In 1987, he entered Peking University, studying library information management.
As a sophomore, Li witnessed the government’s pro-democracy crackdown in Tiananmen Square which shut down his school.
After receiving his BS degree 1991, and took a temporary job, while applying to many master’s programs in the United States.
He was accepted to the State University of New York at Buffalo on a fellowship and got his master’s in computer science in 1994, after dropping out of the PhD program.
His first job in the US was developing a software program for Wall Street Journal Online. It was there that he began his fascination with search engines.
In 1996 Li created a search method he termed “link analysis” that ranked the popularity of Web Sites based on how many other sites linked to it.
His hyperlink analysis, patented in 1996, is among the inventions that shaped today’s search engine technology.
His expertise led Silicon Valley search engine upstart, Infoseek, to recruit him to become the head of search engine development in 1997.
Li stayed at Infoseek for two years, but resigned in 1999.
With his friend, Eric Xu, he moved back to China to found Baidu in 2000.
"Baidu" was inspired by a poem written more than 800 years ago during the Song Dynasty, "…hundreds and thousands of times, for her I searched in chaos, suddenly, I turned by chance, to where the lights were waning, and there she stood."
Baidu, whose meaning is hundreds of times, represents persistent search for the ideal.
Li served as Chairman of the Board and Xu, trained as a biochemist, served as CEO.
Their first office was a hotel room near Peking University.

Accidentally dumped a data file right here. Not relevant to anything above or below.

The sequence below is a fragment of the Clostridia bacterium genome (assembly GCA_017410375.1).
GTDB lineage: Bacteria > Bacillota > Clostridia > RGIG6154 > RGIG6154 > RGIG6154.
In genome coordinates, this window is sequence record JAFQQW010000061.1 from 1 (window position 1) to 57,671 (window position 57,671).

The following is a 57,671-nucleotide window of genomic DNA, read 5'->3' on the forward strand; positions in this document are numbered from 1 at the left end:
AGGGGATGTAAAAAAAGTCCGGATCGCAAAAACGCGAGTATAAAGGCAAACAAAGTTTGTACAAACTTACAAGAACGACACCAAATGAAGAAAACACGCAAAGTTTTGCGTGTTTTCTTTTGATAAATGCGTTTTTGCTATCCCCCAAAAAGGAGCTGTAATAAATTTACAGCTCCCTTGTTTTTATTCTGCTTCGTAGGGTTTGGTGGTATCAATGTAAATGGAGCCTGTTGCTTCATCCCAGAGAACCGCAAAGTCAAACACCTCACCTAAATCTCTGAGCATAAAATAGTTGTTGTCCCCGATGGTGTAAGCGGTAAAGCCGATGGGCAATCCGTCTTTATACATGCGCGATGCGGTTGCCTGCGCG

In 2004, Xu resigned from the company to pursue the field of biotechnology.
Li took on the role of CEO and a year later, the company went public on Nasdaq.
Baidu has China’s leading search engine with 70 percent of the market share and the third largest independent search engine world-wide.
Li and Xu have been listed on Forbes.com’s list of the 400 richest people in China.
Music companies have sued over copyright violations for links to music
Western media have complained that it assists in Internet censorship in China.
On November 15, 2008, China Central Television reported that Baidu’s paid-search clients were included in its search results.
A few days after the CCTV report, the company apologized.
As of March 2010, his net worth is $3.5 Billion.
He is married to Malissa Ma and has one child.
Lieberman sponsors Internet Kill Switch bill
Sen. Joe Lieberman, I-Conn., is sponsoring a bill that would grant the President far-reaching powers to take control of, or even shut down, parts of the Internet.